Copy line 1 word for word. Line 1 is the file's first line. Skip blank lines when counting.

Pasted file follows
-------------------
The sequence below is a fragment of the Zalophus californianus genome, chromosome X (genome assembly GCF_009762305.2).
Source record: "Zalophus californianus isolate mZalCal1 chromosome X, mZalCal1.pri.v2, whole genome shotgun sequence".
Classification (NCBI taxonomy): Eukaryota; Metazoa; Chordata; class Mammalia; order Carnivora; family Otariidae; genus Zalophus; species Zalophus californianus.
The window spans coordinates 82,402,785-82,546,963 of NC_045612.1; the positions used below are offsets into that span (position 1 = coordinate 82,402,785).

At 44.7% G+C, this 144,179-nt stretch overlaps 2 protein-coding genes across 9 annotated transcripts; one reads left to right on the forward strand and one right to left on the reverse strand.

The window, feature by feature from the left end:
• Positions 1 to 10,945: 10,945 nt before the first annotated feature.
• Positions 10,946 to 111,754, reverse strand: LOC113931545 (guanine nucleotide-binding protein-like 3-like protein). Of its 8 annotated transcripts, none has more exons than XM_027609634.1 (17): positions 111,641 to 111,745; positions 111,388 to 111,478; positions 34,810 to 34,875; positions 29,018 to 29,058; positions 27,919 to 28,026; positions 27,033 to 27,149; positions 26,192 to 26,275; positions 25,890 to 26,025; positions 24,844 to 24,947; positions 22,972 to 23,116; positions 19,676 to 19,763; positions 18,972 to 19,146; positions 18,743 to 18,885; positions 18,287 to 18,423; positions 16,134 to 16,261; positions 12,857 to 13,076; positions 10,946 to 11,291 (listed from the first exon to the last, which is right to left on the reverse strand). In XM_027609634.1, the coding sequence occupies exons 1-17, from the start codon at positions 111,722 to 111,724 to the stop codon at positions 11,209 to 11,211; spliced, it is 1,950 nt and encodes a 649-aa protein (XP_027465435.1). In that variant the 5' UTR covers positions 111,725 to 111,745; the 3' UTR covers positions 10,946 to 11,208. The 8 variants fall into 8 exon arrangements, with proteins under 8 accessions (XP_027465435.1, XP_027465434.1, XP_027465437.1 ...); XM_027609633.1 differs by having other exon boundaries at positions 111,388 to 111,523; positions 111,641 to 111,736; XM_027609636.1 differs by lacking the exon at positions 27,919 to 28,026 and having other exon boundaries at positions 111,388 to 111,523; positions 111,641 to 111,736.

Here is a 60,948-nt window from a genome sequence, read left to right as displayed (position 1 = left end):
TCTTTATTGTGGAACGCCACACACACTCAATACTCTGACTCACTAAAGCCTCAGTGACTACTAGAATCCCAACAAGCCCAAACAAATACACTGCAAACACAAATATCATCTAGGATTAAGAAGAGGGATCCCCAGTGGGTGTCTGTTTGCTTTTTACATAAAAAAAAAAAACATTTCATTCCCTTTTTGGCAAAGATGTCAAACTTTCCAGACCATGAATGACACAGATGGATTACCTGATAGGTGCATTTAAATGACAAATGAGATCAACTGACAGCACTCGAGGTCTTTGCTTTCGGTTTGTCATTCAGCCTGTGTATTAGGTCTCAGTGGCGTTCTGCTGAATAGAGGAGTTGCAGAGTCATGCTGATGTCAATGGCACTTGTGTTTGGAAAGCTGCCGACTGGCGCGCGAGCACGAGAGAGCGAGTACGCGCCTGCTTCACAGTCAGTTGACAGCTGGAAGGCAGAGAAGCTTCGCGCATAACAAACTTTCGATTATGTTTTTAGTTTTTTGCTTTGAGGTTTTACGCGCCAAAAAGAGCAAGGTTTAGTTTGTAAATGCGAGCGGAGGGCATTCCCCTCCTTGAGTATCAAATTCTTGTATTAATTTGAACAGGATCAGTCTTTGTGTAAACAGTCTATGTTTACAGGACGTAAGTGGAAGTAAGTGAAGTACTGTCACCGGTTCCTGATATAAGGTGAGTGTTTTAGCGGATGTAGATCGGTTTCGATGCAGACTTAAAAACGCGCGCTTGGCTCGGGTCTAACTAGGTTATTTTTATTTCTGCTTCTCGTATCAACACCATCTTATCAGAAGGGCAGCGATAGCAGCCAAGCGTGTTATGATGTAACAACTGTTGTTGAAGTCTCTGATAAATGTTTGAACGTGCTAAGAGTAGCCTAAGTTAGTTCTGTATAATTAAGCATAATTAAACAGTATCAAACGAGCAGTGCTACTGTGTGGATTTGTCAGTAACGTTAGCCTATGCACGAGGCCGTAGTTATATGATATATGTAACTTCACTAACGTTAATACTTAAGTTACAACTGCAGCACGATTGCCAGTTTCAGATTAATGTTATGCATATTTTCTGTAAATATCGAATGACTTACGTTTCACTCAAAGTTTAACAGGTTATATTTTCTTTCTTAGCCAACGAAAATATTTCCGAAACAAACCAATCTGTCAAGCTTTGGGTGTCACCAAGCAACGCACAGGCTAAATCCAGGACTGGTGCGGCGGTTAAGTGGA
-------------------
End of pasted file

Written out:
The sequence below is a fragment of the Zalophus californianus genome, chromosome X (genome assembly GCF_009762305.2).